Taking Quality Lecture Notes

Here’s a how-to guide full of tips and personal experiences about taking quality notes during a lecture.

Taking notes requires paying attention. To be able to pay attention, you should get plenty of sleep and make sure you aren’t hungry during class otherwise your mind will wander to far away places. Once I was almost falling asleep the entire class and when class was over, I found myself with a page full of doodles instead of notes and equations.

1. Get a nice notebook. In the past  I would forget to bring a notebook and take my notes on a separate sheet of paper. You know what happened to that paper? Neither do I. It’s gone forever. Having a notebook makes it easy to keep track of your notes and unless you lose the entire notebook, you wont misplace any information.

2. Find your note-taking style. There are multiple ways to take notes. There are linear notes, where you write the main topic, the key points, and then describe the key points of each topic (This is my favorite kind). There are also Cornell notes, where you write main points that are written in a column on the left, add descriptions of those points on the right, and summarize the page at the bottom. You can also choose to write in a web pattern; here, you write the main ideas in the center and branch off with the smaller ideas and details. There are even more styles of note-taking; you could even create your own. I’d recommend trying some out and find out which one works best for you.

3. Slides and guides. Your professor may use slides during their lecture and some of them post the notes from class online. Many students, including myself, print these slides and bring them to class. You can easily add anything important that you go over in class to the slides, plus half of the notes are already written down. Sometimes the professors will breeze through the slides, so this method makes sure that you don’t miss a thing. If you remember information better by writing out everything, then I wouldn’t recommend this approach.

4. Attend class. Going to class makes all the difference. You can’t take the notes from the lecture if you weren’t there. If perhaps, you absolutely had to miss class or some freak accident occurred, get the notes from a friend in the class.

5. Work together. Talking about getting notes from a friend in class reminds me of a good point. You should go over your notes with your friends later and help each other out. One of you may have missed something that the other one didn’t.

6. Focus on the new stuff. If you are going over something that has been drilled into your mind, don’t waste time writing every single thing down. Just write down a few refreshers or equations that are important.

7. Make sure your notes are noteworthy. If you can’t read what you wrote after class you have a problem. The notes won’t do you any good before a test if you cannot understand what you wrote. Make sure your notes are legible and concise; taking too many notes can be an issue because you won’t be able to pick out the important information that could be on an exam. Write your notes in such a way that you will want to read them later.

8. Save time and work. Abbreviate when possible, but only use abbreviations that you will understand the meaning of later.You don’t always have to write down every single thing the professor says to understand the main idea of the topic. Focus on the important things and make your notes count.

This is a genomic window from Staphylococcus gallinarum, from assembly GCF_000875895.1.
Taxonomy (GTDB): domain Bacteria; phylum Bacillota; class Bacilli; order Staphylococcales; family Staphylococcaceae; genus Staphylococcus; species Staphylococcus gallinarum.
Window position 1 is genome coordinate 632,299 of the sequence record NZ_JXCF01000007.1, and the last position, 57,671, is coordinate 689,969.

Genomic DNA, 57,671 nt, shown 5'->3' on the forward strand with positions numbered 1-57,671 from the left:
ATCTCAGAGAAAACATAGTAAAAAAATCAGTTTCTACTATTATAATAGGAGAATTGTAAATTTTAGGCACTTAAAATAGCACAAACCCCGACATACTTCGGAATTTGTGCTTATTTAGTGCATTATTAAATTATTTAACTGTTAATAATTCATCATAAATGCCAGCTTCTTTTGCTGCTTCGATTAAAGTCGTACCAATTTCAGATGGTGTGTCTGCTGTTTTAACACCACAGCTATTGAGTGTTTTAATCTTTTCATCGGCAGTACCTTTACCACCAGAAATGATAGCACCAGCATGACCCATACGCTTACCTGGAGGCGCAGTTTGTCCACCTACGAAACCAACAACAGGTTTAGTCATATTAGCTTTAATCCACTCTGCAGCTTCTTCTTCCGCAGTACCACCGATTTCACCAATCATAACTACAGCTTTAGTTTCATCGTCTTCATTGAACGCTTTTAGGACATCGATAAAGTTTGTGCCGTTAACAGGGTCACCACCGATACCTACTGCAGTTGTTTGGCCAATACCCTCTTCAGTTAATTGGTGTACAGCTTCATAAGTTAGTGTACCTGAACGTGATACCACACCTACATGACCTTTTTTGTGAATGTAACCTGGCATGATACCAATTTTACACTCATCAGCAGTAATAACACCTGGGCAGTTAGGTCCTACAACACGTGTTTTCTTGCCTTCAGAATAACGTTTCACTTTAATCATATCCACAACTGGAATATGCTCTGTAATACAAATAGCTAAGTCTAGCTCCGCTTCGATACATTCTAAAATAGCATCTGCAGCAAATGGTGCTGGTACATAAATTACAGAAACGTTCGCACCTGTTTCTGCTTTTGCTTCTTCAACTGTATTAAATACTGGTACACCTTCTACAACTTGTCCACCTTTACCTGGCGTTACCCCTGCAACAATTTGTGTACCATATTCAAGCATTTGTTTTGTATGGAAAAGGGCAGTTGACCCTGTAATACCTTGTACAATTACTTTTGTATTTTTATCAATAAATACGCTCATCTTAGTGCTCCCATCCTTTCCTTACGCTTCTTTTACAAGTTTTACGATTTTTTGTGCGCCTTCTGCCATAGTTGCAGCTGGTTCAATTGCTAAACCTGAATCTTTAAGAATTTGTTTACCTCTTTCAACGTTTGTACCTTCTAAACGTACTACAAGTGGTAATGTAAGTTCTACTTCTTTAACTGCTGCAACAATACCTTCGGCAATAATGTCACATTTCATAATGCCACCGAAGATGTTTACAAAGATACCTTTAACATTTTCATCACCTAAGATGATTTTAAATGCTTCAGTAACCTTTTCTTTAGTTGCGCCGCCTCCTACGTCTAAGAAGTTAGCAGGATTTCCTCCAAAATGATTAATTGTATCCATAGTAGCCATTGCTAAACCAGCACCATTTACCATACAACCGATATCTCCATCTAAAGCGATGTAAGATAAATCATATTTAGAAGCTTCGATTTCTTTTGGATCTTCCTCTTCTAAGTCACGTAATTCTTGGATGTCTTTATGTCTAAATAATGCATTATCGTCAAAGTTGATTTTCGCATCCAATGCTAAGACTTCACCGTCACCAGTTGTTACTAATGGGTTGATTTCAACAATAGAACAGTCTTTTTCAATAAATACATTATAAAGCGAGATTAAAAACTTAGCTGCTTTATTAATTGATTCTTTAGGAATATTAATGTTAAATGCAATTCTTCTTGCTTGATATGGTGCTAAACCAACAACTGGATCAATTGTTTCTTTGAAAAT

9. Review. Look over your notes before the next lecture to refresh your mind about what you discussed last time. This will help you to understand what is going on in the next lecture. Go back and highlight key points to remember them better. Sometimes a teacher will say something like “This might be on the exam,” which means this will be on the exam so you better know it! If a professor mentions something like that, make a note of it.

Ask your teacher if using a laptop to take notes is alright. If they say yes, make sure you don’t type too loud and distract your other classmates and stay off of Facebook! I have never taken notes this way, but if this style is more suited to you, try it out!

3 responses

  1. If you can use a laptop/Chromebook, then you could try something very different. “Post by email” to a free WordPress.com site. If allowed, you can also “post by voice” (record audio via phone, lecture) to the site. If allowed, take photos of notes on a board, or handwritten notes & attach to your posts. Or scan materials and post. By putting them on a WP site, they are available (while the Internet is working) to any device (Android/iPhone, iPad, Chromebook, laptop, PC, etc.). If you learn how to use “categories” in WP, you could use one WP site and post notes for multiple courses. An RSS feed is created for each category, and that would mean your notes are chronologically available (newest to oldest) for each course.

    1. Thank you for your suggestions! Many of the professors here do allow laptops, ipads, etc. to take notes with.
      I believe that these suggestions could definitely aid many students who have trouble taking notes or who retain more information through mediums other than the old-fashioned paper and pencil. Thanks for the great comment!

  2. […] your shorthand on future review doesn’t come easily for most. Yeah, you could study up on some Note-Taking 1.0 tricks, but since traditional lectures are dying, what’s the […]

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